Rutgers Jumu'ah holds weekly sermon, invites non-Muslim community to attend
For a group of Muslim students, the best way to teach others about their religion is by inviting them to pray alongside them.
More than 200 people gathered in the Cooper Dining Hall on Douglass campus on Friday afternoon to participate in Jumu’ah — a weekly prayer service for Muslims. The event, officially titled "Bring your friend to Jumu’ah," welcomed people of all faiths and backgrounds.
The organizer, Rutgers Jumu’ah, has been holding a traditional sermon every Friday afternoon since 2013. Last year its members decided to organize a special event that encouraged non-Muslims to attend.
“We want to open up dialogue with the community of Rutgers and give them a glimpse to what it is like to be a Muslim,” said Haris Farooqi, co-president of the group and a School of Arts and Sciences senior.
Fellow co-president Zahra Khan noted that before Rutgers Jumu’ah began their work, there was was no place on campus where the University’s large Muslim population could gather and pray. She recalled the days when she was forced to find awkward places to pray – including under stairwells and in library cubicles.
After initially hosting their prayer services in the Second Reformed Church on the College Avenue campus, the group has now found a permanent home in the Cooper Dining Hall.
“This is going to be the home for the Muslim community (on campus) for years to come,” the School of Arts and Sciences senior said. “We hope to set a precedent here.”
The event’s Khutbah — or prayer sermon — was conducted by Imam Khalid Latif, a prominent Muslim cleric and the executive director of the Islamic Center at New York University. His inter-faith work has received world-wide recognition.
Khalid emphasized the need for individuals to understand the “narratives” that people from different cultures, religions and ethnicities have. Prejudice is simply rooted in pre-conceived notions and misconceptions, he said.
“In a world that is filled with a lot of anger, with a lot darkness, with a lot of hatred, you have to be the reason that people have hope,” he said.
In 2007, former New York City Mayor Michael Bloomberg nominated Khalid, then 24, to become the youngest chaplain in the history of the New York City Police Department.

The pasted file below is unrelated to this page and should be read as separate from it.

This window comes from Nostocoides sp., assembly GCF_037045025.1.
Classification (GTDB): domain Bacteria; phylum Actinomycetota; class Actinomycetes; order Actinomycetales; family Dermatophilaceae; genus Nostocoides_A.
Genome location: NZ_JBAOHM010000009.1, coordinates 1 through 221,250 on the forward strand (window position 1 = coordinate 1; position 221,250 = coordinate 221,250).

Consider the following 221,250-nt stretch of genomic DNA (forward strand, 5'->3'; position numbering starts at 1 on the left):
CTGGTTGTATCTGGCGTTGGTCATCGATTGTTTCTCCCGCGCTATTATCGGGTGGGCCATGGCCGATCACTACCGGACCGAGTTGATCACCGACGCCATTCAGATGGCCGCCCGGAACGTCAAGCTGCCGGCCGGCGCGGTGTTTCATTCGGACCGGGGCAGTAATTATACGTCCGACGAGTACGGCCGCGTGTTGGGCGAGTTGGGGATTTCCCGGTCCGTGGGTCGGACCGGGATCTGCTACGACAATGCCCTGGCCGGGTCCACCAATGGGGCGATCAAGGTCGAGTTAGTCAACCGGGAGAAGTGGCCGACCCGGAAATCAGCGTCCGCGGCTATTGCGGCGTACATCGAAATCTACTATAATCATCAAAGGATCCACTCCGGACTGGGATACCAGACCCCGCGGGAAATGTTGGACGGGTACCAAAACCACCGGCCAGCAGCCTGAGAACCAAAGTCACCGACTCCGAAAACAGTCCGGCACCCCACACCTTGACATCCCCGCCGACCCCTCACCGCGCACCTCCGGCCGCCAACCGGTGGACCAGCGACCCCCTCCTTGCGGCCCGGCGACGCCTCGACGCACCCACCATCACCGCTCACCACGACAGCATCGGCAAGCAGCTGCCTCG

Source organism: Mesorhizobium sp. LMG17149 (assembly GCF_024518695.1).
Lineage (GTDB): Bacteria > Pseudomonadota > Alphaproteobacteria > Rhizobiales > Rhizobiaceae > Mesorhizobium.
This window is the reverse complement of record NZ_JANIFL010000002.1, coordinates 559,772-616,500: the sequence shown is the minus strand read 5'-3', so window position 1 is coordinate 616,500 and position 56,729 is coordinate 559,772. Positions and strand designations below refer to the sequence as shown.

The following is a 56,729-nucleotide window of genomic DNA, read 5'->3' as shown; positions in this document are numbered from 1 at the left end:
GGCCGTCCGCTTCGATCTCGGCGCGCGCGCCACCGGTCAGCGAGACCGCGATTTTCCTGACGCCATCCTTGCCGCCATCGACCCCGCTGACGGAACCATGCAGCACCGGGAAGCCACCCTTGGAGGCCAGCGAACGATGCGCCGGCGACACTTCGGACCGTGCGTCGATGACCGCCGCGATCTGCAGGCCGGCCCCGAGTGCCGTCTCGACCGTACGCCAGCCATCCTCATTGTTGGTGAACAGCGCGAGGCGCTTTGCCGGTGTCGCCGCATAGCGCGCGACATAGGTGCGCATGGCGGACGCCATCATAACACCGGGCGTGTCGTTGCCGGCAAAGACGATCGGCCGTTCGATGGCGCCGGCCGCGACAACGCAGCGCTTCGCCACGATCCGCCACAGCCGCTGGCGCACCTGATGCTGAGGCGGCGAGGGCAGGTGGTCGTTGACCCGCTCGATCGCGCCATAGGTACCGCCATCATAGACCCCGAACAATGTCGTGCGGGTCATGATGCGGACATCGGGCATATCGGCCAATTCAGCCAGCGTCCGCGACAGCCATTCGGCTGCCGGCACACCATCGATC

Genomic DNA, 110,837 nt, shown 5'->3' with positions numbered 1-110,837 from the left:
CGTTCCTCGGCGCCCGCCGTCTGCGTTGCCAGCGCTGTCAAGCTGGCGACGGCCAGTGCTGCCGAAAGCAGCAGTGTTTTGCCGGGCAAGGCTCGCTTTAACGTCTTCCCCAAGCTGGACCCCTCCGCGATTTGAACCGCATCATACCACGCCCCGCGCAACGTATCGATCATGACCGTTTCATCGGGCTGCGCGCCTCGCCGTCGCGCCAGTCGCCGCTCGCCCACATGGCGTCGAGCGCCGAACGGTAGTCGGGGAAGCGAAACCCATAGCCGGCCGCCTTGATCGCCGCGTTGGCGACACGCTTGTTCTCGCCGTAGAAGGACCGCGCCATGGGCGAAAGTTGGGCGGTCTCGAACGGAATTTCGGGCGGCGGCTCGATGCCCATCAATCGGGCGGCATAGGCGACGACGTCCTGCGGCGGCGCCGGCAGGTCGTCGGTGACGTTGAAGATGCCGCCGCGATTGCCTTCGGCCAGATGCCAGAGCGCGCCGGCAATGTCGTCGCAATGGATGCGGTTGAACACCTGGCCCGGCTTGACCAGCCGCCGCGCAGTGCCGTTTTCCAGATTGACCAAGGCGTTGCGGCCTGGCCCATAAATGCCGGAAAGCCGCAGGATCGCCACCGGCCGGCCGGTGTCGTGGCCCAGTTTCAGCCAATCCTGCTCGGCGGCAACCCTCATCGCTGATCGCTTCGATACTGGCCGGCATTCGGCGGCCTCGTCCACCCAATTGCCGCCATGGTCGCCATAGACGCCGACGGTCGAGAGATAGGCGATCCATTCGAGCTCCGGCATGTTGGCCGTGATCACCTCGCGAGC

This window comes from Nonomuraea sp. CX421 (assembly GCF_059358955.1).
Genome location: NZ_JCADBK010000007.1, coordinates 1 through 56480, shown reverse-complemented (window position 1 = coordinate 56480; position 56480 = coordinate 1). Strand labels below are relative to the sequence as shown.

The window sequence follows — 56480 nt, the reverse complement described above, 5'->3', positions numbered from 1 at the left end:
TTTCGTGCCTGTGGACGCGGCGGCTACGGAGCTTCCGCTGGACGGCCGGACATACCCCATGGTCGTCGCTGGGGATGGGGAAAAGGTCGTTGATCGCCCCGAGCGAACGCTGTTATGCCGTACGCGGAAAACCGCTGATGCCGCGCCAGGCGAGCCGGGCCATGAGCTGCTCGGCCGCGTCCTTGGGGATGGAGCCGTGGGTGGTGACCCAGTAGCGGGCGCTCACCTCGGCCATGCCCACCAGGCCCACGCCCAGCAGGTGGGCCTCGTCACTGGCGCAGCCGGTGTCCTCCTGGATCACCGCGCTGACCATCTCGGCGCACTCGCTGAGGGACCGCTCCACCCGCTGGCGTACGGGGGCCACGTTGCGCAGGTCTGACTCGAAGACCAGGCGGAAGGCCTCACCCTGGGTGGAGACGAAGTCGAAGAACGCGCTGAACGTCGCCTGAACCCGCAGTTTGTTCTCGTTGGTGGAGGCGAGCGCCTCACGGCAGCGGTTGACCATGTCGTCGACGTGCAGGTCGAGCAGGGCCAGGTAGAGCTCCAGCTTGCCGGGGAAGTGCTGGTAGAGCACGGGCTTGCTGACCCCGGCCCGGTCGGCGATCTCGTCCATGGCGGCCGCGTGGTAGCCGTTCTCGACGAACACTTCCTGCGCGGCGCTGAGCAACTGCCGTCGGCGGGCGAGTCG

He described his experiences during a memorial service for the Sept. 11 terrorist attacks — which he attends every year as a chaplain. He was there in his police uniform and with his head covered paying tribute to the victims when three men approached him.
“Secret service has spotted you from the top of the building, they want us to check your credentials just in case,” the men said, according to Khalid.
He asked them, “Just in case of what?”
The men apologized for having to probe him, but for Khalid, the damage had already been done.
“To understand that what they were questioning at that moment was not merely my physical presence but the entire validity of my emotions tied to that area,” he said.
A Hispanic woman nearby, who had lost her son in the attacks, stood up for Khalid and expressed her disagreement with the men’s actions.
“What you are doing right now is more dishonoring to the memory of our loved ones than anything else,” she said. “This young man is standing with us in our moment of need and you are making it seem like he is doing something wrong just because he’s Muslim.”
For Khalid, the woman’s actions on that day are a spot-on reflection of the true fundamentals and spirit of Islam. She saw her self in a position of privilege and power and used it to defend somebody who was being marginalized, he said.
“She didn’t look to see if the person who was in need was of the same skin color as her or the same religion as her or anything that was similar to her,” Khalid said.
Although not a practicing Muslim, Zachary Torrey is certain that opening up and allowing yourself to experience other religions is critical in an era plagued by profound tensions and divisions between faiths.
“I think that more people from different religions should go to everybody’s services because it helps build the understanding that there are interconnections between the faiths,” the School of Arts and Sciences senior said. “A prayer service is when a religion is at its core.”
Indeed, this is the central purpose of Rutgers Jumu’ah, Farooqi said. People should not depend on the media’s portrayal of Islam to make conclusions.
They should instead attempt to come to events like this to experience directly the genuine tenets and beliefs of Muslims, he said.
“What we want them (the media) to know is that we as Muslims are not afraid to speak on our own behalf,” Farooqi said. “We want to have our own narrative and we want to be in charge of the narrative.”
Camilo Montoya-Galvez is a School of Arts and Sciences first-year student majoring in Spanish and journalism and media studies. He is a correspondent for The Daily Targum. Follow him on Twitter @camiloooom.